Van Veldhuysen (Green) noted that her party does not endorse holding back children and penalizing them but rather being aware that children often have different methods of learning. Mathurin commented that the current standardized testing in schools looks at numeracy and literacy only and suggested we need to consider their proficiency in other areas such as the social sciences, music or physical activity.

Williams, who has over 30 years experience as a teacher, vice-principle and principle, was quite passionate in her response: “Promotion without performance – no way. Low expectations – no way. Can’t read, can’t do the math – no way. You will stay until you can”.

Best reminded the audience of the steps the Liberal government has taken to improve education for Ontarians, namely the introduction of full day kindergarten which will benefit 250,000 children this year and her party’s plan to extend teacher training programs to two years from one. She also said that when the Conservatives were in power they closed 500 schools and voted against all day kindergarten.

On the topic of employment, Delores Lawrence, founder and owner of Nursing & Homemakers Inc. and the primary force behind Operation Vote Canada, asked:

How will your party’s tax relief policies affect small businesses in Ontario?

All the candidates agreed we need to support small businesses. Singh said the Green Party platform wants to increase the business tax exemption to $800,000 and increase the number of small business grants and loans to stimulate job creation. Both the NDP and Liberal candidates, Mathurin and Best respectively, said they would lower the small business tax rate from 4.5% to 4.0%. Williams mentioned a Small Business Bill of Rights designed to reduce the “red tape” with which small business owners currently have to deal, with respect to taxes and hiring. Van Veldhuysen suggested a focus on reducing payroll taxes for small businesses and support for businesses that reduce waste and pollution.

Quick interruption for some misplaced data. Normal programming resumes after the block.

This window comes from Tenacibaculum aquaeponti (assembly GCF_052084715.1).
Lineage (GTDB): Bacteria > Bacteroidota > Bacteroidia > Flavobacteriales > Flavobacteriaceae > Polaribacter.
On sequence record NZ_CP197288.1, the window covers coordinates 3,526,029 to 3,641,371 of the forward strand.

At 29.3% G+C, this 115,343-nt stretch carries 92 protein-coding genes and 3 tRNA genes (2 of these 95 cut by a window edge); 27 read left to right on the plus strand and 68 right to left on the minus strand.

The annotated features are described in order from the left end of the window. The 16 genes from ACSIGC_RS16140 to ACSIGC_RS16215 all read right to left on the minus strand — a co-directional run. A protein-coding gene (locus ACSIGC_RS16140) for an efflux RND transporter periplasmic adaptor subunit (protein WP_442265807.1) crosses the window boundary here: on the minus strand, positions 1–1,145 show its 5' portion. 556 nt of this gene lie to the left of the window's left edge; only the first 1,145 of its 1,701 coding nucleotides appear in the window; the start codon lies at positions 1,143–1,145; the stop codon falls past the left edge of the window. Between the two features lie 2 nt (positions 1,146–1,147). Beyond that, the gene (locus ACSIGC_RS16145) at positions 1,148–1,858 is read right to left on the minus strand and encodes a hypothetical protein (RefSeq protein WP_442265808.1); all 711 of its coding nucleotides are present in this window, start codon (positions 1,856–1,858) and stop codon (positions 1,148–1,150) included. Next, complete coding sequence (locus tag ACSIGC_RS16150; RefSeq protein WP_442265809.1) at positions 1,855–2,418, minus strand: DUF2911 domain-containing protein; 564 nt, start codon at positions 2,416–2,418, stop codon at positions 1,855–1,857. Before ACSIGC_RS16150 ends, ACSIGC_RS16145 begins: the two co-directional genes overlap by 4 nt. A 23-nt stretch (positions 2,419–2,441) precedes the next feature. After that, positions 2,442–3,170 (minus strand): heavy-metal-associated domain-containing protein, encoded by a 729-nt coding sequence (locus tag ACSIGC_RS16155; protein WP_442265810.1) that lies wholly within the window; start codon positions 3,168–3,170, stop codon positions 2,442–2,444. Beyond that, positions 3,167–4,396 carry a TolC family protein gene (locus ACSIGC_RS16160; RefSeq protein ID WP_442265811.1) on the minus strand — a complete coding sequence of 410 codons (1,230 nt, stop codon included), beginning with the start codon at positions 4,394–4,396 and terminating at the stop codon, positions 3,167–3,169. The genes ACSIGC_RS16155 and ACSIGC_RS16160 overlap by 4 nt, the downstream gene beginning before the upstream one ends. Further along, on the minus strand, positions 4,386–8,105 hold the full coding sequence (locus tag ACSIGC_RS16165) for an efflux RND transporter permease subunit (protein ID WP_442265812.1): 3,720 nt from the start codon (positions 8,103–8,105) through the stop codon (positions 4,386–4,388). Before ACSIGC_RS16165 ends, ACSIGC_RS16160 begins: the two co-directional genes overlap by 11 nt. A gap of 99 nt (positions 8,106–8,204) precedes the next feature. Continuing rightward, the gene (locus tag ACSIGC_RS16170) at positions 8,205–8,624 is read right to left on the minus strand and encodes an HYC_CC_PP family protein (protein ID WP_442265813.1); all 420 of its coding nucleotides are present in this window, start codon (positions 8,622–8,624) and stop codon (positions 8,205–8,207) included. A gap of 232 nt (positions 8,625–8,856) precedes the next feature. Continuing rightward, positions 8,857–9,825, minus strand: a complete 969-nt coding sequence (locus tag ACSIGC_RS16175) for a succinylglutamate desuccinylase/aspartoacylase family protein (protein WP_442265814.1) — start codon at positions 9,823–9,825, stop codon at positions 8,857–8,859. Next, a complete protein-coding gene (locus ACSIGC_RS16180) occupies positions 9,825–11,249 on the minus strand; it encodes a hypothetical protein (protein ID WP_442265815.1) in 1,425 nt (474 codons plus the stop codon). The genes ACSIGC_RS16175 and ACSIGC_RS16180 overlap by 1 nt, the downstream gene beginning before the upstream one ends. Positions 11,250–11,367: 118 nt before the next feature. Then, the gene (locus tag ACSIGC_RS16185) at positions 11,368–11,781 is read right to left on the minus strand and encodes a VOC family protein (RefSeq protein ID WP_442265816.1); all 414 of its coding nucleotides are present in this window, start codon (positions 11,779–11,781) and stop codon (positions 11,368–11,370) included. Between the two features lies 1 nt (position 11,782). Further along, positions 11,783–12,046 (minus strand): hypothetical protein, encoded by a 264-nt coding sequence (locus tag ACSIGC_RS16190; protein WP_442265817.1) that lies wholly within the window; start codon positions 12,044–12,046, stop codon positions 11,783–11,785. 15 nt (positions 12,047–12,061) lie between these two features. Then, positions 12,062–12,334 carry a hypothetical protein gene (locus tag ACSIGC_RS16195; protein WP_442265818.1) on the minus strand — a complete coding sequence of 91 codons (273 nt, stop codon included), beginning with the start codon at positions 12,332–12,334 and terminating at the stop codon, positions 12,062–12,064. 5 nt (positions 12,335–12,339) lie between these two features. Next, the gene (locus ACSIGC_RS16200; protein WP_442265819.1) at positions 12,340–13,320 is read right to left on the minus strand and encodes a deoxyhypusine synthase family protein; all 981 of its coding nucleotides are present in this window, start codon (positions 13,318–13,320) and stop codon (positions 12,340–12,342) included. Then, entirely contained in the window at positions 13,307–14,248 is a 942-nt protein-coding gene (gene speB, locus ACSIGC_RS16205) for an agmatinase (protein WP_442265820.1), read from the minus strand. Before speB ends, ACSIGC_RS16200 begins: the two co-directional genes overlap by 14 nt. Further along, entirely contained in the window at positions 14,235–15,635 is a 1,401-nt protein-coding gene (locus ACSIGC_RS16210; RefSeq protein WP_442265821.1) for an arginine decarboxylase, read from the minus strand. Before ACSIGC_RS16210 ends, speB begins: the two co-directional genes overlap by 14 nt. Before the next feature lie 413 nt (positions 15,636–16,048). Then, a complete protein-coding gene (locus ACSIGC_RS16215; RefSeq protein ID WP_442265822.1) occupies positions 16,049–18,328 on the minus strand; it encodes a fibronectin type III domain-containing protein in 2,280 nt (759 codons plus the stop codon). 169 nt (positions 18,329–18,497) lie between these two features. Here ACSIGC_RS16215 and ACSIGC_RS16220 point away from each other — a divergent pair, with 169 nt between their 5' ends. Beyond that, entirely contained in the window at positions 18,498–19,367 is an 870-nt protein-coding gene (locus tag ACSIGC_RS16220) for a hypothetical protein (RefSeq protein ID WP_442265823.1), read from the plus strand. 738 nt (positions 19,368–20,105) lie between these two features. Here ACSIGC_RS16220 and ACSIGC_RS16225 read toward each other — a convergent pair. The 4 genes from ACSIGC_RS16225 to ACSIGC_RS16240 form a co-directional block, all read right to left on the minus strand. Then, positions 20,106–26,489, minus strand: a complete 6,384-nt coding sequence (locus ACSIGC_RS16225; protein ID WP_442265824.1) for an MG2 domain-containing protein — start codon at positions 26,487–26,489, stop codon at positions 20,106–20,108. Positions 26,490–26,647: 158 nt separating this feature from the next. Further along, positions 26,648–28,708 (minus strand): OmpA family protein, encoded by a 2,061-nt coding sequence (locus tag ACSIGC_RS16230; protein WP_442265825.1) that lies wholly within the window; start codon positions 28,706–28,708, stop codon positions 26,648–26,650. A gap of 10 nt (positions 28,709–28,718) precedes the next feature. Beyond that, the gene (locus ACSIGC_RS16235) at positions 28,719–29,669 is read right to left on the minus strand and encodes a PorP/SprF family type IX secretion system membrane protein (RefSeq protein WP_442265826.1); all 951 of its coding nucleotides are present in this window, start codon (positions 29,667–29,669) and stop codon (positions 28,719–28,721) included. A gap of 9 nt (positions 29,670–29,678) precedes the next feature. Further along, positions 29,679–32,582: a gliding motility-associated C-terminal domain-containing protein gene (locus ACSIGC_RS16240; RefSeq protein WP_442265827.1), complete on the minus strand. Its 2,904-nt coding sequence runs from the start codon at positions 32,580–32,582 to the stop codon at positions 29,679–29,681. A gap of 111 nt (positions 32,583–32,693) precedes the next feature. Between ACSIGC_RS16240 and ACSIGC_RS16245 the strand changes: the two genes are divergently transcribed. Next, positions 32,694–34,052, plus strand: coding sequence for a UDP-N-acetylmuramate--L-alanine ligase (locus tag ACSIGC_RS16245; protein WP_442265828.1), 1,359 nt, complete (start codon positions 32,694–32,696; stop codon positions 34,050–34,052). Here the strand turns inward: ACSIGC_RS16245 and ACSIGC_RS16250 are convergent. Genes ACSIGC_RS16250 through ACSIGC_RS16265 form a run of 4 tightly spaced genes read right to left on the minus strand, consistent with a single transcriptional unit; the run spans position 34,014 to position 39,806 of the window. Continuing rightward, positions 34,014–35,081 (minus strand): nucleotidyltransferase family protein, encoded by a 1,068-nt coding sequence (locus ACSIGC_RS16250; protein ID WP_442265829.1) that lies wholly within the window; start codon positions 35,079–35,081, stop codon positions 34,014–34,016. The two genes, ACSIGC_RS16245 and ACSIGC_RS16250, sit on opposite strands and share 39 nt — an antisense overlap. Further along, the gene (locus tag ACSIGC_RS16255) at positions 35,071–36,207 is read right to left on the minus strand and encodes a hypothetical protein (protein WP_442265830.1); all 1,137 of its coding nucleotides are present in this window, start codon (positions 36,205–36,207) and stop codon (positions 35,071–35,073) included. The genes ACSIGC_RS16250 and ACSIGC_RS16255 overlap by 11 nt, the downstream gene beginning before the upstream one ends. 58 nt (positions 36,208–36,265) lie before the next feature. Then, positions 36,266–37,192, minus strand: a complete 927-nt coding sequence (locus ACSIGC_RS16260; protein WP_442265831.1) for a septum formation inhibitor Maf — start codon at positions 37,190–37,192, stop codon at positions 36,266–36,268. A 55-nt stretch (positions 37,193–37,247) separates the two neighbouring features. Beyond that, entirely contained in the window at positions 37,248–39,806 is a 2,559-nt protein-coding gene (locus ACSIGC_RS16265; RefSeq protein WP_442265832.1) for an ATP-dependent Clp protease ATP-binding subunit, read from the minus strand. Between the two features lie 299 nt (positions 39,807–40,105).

These were a few of the questions and responses in the forum which at times was heated and entertaining, and always informative.

It was important to note that we have representatives among all the provincial parties. Each candidate had good reasons for joining the respective party and running for office. Each one stated they are proud to represent and be a voice for our community in their party if given the opportunity at Queen’s Park. And each candidate reiterated that for anything to happen they need the support of the community.

Events such as the forum provided an opportunity to interact directly with the community. A number of the forum participants admitted this was the first time they participated in an election forum of any kind.

On behalf of the organizers of the event we thank the candidates for their participation and wish them well in their respective campaigns. I encourage members of the Black community to get involved, become informed, support a candidate and vote.

Dr. Christopher J. Morgan is the director of Morgan Chiropractic & Wellness, an interdisciplinary health centre in Toronto, and the President of the Black Health Alliance, a network of community organizations, health professionals and community members working in partnership to advance the health and well-being of the Black community.  He can be reached at 416-447-7600 or